Are Divorced Celebrity Men The Right People To Call Relationship Experts?
While I often write about relationships, I specifically enjoy writing about my past journey as a single woman, my dating experiences, and now my marriage. Although my proficiency in my experiences makes me qualified to write about them, I do not consider myself an overall relationship expert.
Years ago, I read Steve Harvey’s New York Times bestseller Act Like a Lady, Think Like a Man (which became the basis for the movie Think Like a Man and its sequel). Although there were a few items in the book in which I disagreed, one being his old-fashioned views on a woman taking her husband’s last name, I actually found the book somewhat informative. Of course, everything in there wasn’t all completely new information, but I did find that it would have been more helpful in my formative years; reading it back then would have provided more insight into my dating situations.
Upon hearing many of my friends’ criticisms of his book (please note that none of them have read it), I would find myself defending his thoughts as I simply saw them as a guy friend’s advice mixed with a conservative perspective. But as I heard their critiques, I realized that many of the criticisms of Act Like a Lady, Think Like a Man stem from Harvey’s failed past marriages.
It is ironic that I am quick to support Mr. Harvey in the relationship advice arena, but quick to dismiss other celebrity men, who have joined him in this quest of offering relationship counsel.
Keith Sweat published a book years ago titled Make It Last Forever: The Dos and Don’ts. In his interview with Black America Web, he stated that the audience for his then-syndicated radio show would call in and vent about their relationships. Sweat said, “Since I’ve written all these [love] songs, they seek me out as an expert on the situation.” And while Sweat has a large repertoire of love songs, he is divorced and had to combat allegations of domestic abuse against his ex-wife.
Not only have Tyrese and Rev Run teamed up to write the New York Times bestseller Manology: Secrets of Your Man’s Mind Revealed, but they also co-hosted a talk show on the Oprah Winfrey Network titled It’s Not You, It’s Men. Both Tyrese and Rev Run have been previously divorced. I have not read either of the latter two books, but have seen a few episodes of It’s Not You, It’s Men. While I did enjoy the show’s premise, I did get turned off by some of the opinions of the hosts that I felt didn’t hold any merit. (That may be why it wasn’t renewed for a second season on OWN.)
But regardless of the past of these men, or my opinion on their advice, don’t they have the right to voice their opinion or at least share their journey? Thus, does a divorcée have the right to hold the esteemed title of relationship expert?
My definition of an expert is someone who has extensive knowledge and/or experience in a specific topic, and according to that definition, I would think that they have some clout in the arena considering that they were once married and could possibly offer insight into anything they’ve learned. Anything meaning being completely transparent about their experiences and offering their lessons.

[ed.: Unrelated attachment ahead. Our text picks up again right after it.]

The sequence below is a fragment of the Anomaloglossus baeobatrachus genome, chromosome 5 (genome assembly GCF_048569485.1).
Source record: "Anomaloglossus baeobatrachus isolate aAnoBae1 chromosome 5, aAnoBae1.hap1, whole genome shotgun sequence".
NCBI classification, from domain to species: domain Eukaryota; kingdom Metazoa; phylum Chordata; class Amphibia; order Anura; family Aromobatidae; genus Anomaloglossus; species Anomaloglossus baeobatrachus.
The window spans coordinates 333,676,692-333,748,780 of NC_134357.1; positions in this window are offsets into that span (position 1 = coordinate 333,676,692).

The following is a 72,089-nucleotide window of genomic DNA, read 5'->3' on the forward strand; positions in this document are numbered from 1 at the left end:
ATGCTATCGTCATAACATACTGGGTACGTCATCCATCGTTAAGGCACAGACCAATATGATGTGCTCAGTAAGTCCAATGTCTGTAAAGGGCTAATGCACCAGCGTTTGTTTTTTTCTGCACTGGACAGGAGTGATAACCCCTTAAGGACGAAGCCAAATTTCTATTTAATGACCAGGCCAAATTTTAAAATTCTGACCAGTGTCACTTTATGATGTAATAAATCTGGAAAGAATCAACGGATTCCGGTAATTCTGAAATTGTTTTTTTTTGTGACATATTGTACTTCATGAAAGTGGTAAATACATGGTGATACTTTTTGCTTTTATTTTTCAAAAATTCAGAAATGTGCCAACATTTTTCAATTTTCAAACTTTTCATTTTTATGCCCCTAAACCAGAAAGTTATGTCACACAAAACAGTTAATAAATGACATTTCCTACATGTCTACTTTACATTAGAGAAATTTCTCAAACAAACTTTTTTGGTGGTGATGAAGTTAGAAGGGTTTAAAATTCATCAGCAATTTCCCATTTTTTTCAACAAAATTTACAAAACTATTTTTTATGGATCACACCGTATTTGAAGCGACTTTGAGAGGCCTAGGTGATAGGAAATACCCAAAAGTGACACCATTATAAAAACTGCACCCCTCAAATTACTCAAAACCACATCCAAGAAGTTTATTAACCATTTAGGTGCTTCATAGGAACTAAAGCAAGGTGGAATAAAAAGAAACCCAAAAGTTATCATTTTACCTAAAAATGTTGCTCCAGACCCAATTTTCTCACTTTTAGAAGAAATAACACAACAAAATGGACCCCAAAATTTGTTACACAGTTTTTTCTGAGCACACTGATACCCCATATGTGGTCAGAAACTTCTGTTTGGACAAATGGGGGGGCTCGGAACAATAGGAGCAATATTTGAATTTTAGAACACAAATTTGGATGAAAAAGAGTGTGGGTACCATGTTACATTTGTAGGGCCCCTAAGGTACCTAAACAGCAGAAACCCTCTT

One could argue that relationship advice should come from someone who has been married for an extended period of time or is currently married. But just because someone is married doesn’t mean advice should be taken from him or her either, whether they have made and/or are making several mistakes in their marriage or are in no position (for several reasons) to give any advice at all.
When writing my articles on relationships, I usually find credible sources to support my arguments. Self-trained relationship coach Paul C. Brunson and clinical psychologist Dr. Wendy Walsh are a few people who I think are qualified to provide advice on relationships. With their research and studies, they have extensive knowledge about people and their behaviors in when it comes to love.
You can argue that some celebrities (even the ones mentioned in this article) have simply written relationship books or have created a show to expand their brand and to capitalize on the many women seeking relationship counsel to find love. I would think that is the case and could not knock their hustle. After all, they never made people buy their books.
Whether you’re a fan or you’re really seeking relationship advice, I implore you to do research on the person you’re obtaining it from to see if their ideology is something that will line up with what you are looking for. And as always, know what advice to take heed to, and what advice to take with a grain of salt. But considering that most of us often seek advice from people we know aren’t relationship experts, what makes listening to the words of these individuals any different?